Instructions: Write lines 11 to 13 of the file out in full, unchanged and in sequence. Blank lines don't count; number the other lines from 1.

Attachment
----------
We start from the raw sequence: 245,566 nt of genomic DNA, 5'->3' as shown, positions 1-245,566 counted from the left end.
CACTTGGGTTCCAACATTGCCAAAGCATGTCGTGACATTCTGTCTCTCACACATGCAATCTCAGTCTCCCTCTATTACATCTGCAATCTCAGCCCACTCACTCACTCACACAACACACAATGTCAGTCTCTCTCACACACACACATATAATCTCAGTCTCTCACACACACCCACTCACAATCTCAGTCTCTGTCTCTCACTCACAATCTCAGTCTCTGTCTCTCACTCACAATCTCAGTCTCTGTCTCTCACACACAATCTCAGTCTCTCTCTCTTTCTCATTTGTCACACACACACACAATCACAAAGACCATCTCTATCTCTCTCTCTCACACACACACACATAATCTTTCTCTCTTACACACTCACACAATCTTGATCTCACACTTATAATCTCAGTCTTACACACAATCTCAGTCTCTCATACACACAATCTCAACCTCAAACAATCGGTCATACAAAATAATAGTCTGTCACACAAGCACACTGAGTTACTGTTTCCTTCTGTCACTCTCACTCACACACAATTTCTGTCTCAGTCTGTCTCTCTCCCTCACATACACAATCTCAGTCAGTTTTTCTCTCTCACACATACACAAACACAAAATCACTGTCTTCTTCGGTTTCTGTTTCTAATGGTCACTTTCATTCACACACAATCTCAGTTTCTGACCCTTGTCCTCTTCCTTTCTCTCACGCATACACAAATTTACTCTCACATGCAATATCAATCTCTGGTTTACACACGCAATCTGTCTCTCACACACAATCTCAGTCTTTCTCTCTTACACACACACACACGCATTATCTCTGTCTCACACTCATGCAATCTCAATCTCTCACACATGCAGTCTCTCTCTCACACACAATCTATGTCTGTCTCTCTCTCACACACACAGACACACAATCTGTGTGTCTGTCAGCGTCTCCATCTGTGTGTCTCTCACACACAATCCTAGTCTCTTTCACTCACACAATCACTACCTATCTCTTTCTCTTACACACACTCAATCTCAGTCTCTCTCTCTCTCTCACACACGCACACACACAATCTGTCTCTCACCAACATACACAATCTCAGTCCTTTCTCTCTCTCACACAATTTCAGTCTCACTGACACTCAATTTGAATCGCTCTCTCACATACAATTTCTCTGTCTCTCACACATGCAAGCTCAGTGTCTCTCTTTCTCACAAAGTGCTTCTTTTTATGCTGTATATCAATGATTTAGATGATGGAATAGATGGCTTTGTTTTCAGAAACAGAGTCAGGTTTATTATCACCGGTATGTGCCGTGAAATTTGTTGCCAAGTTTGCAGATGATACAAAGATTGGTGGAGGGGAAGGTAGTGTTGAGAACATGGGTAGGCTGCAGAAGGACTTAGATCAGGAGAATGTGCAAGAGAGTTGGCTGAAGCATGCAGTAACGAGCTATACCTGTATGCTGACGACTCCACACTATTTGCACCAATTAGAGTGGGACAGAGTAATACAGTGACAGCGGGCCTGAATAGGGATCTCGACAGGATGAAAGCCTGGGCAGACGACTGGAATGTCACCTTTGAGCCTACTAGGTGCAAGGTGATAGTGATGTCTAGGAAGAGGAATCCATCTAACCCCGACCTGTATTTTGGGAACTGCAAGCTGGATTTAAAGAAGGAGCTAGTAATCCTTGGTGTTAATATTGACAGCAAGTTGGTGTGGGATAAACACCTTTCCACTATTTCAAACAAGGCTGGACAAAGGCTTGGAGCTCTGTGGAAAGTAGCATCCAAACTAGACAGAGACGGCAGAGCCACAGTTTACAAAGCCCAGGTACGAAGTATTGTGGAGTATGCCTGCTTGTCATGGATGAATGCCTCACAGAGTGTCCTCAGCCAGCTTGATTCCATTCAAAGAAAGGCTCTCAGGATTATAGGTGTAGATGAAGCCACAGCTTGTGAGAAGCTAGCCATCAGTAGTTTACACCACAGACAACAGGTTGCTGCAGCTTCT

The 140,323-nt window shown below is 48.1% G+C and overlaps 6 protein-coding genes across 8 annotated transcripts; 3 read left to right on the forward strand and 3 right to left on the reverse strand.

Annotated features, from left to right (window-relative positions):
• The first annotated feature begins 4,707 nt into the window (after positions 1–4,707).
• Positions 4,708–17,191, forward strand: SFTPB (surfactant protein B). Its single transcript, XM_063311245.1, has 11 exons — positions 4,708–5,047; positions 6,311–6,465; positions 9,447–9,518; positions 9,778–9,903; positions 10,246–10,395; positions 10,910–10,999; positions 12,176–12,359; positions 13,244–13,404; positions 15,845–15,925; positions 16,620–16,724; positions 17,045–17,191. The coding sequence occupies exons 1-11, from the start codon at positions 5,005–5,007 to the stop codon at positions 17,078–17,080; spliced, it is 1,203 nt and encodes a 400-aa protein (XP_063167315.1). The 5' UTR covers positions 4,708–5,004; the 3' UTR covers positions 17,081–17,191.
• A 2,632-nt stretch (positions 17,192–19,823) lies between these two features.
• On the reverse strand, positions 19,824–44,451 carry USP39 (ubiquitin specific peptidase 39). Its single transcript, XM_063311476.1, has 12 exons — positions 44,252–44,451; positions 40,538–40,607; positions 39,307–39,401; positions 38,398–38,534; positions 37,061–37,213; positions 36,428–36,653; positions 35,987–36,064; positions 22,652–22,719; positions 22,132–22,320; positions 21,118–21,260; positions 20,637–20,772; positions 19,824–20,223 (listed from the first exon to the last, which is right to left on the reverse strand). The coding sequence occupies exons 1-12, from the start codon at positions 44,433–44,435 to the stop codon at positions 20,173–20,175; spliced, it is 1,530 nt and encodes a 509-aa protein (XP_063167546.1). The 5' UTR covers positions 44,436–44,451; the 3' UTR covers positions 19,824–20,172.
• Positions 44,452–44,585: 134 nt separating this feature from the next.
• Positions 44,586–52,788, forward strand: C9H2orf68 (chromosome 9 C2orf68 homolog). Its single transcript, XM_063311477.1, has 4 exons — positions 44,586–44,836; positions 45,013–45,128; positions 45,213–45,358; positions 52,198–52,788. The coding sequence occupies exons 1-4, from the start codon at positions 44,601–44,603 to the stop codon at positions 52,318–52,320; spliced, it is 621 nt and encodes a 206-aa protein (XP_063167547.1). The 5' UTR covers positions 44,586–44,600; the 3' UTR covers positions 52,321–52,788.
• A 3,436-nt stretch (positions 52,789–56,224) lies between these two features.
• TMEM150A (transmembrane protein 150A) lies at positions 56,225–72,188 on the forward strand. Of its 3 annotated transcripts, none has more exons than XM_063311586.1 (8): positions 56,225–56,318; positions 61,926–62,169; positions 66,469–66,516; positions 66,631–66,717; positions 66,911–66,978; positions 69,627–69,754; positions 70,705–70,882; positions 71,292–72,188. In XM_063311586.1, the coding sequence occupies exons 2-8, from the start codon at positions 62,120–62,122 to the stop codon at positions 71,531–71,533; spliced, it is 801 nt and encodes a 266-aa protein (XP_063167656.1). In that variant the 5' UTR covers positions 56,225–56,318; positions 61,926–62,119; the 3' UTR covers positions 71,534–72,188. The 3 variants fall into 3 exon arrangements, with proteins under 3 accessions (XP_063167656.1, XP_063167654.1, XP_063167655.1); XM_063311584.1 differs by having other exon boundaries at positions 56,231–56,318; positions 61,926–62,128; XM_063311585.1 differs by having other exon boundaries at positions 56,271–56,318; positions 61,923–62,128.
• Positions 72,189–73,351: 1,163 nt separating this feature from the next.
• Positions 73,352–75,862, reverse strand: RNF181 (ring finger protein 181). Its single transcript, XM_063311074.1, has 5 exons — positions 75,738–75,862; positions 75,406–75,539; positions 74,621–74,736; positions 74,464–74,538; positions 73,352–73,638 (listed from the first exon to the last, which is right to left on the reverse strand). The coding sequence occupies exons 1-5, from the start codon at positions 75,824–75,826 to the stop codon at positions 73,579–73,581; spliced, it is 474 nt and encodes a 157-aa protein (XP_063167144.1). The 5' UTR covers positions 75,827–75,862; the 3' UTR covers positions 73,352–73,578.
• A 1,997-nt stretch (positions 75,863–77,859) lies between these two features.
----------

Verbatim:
• A 3,436-nt stretch (positions 52,789–56,224) lies between these two features.
• TMEM150A (transmembrane protein 150A) lies at positions 56,225–72,188 on the forward strand. Of its 3 annotated transcripts, none has more exons than XM_063311586.1 (8): positions 56,225–56,318; positions 61,926–62,169; positions 66,469–66,516; positions 66,631–66,717; positions 66,911–66,978; positions 69,627–69,754; positions 70,705–70,882; positions 71,292–72,188. In XM_063311586.1, the coding sequence occupies exons 2-8, from the start codon at positions 62,120–62,122 to the stop codon at positions 71,531–71,533; spliced, it is 801 nt and encodes a 266-aa protein (XP_063167656.1). In that variant the 5' UTR covers positions 56,225–56,318; positions 61,926–62,119; the 3' UTR covers positions 71,534–72,188. The 3 variants fall into 3 exon arrangements, with proteins under 3 accessions (XP_063167656.1, XP_063167654.1, XP_063167655.1); XM_063311584.1 differs by having other exon boundaries at positions 56,231–56,318; positions 61,926–62,128; XM_063311585.1 differs by having other exon boundaries at positions 56,271–56,318; positions 61,923–62,128.
• Positions 72,189–73,351: 1,163 nt separating this feature from the next.